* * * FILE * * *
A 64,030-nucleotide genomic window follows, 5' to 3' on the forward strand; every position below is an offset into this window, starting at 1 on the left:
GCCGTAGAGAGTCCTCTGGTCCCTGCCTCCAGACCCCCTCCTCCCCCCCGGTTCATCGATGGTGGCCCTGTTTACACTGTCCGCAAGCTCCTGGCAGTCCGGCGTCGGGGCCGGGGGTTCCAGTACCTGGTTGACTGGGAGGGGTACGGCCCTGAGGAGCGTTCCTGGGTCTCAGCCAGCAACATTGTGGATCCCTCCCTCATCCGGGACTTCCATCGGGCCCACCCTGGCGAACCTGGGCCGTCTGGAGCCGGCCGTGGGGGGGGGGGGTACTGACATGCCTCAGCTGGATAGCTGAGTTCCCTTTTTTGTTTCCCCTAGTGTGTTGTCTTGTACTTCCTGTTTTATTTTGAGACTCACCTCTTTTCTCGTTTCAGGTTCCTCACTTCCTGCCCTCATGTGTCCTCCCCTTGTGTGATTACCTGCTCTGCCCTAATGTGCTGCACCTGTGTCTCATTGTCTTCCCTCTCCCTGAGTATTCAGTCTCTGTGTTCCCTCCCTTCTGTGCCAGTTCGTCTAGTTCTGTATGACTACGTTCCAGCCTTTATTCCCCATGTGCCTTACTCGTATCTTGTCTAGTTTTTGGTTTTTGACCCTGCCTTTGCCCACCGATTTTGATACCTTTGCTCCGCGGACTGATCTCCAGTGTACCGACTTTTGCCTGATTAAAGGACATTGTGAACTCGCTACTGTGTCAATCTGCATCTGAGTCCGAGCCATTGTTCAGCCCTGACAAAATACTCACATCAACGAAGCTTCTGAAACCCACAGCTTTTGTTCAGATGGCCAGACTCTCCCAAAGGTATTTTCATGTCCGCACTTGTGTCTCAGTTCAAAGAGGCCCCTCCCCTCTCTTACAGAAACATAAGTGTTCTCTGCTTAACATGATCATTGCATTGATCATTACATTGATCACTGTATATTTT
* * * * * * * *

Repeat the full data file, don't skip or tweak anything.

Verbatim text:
A 64,030-nucleotide genomic window follows, 5' to 3' on the forward strand; every position below is an offset into this window, starting at 1 on the left:
GCCGTAGAGAGTCCTCTGGTCCCTGCCTCCAGACCCCCTCCTCCCCCCCGGTTCATCGATGGTGGCCCTGTTTACACTGTCCGCAAGCTCCTGGCAGTCCGGCGTCGGGGCCGGGGGTTCCAGTACCTGGTTGACTGGGAGGGGTACGGCCCTGAGGAGCGTTCCTGGGTCTCAGCCAGCAACATTGTGGATCCCTCCCTCATCCGGGACTTCCATCGGGCCCACCCTGGCGAACCTGGGCCGTCTGGAGCCGGCCGTGGGGGGGGGGGGTACTGACATGCCTCAGCTGGATAGCTGAGTTCCCTTTTTTGTTTCCCCTAGTGTGTTGTCTTGTACTTCCTGTTTTATTTTGAGACTCACCTCTTTTCTCGTTTCAGGTTCCTCACTTCCTGCCCTCATGTGTCCTCCCCTTGTGTGATTACCTGCTCTGCCCTAATGTGCTGCACCTGTGTCTCATTGTCTTCCCTCTCCCTGAGTATTCAGTCTCTGTGTTCCCTCCCTTCTGTGCCAGTTCGTCTAGTTCTGTATGACTACGTTCCAGCCTTTATTCCCCATGTGCCTTACTCGTATCTTGTCTAGTTTTTGGTTTTTGACCCTGCCTTTGCCCACCGATTTTGATACCTTTGCTCCGCGGACTGATCTCCAGTGTACCGACTTTTGCCTGATTAAAGGACATTGTGAACTCGCTACTGTGTCAATCTGCATCTGAGTCCGAGCCATTGTTCAGCCCTGACAAAATACTCACATCAACGAAGCTTCTGAAACCCACAGCTTTTGTTCAGATGGCCAGACTCTCCCAAAGGTATTTTCATGTCCGCACTTGTGTCTCAGTTCAAAGAGGCCCCTCCCCTCTCTTACAGAAACATAAGTGTTCTCTGCTTAACATGATCATTGCATTGATCATTACATTGATCACTGTATATTTT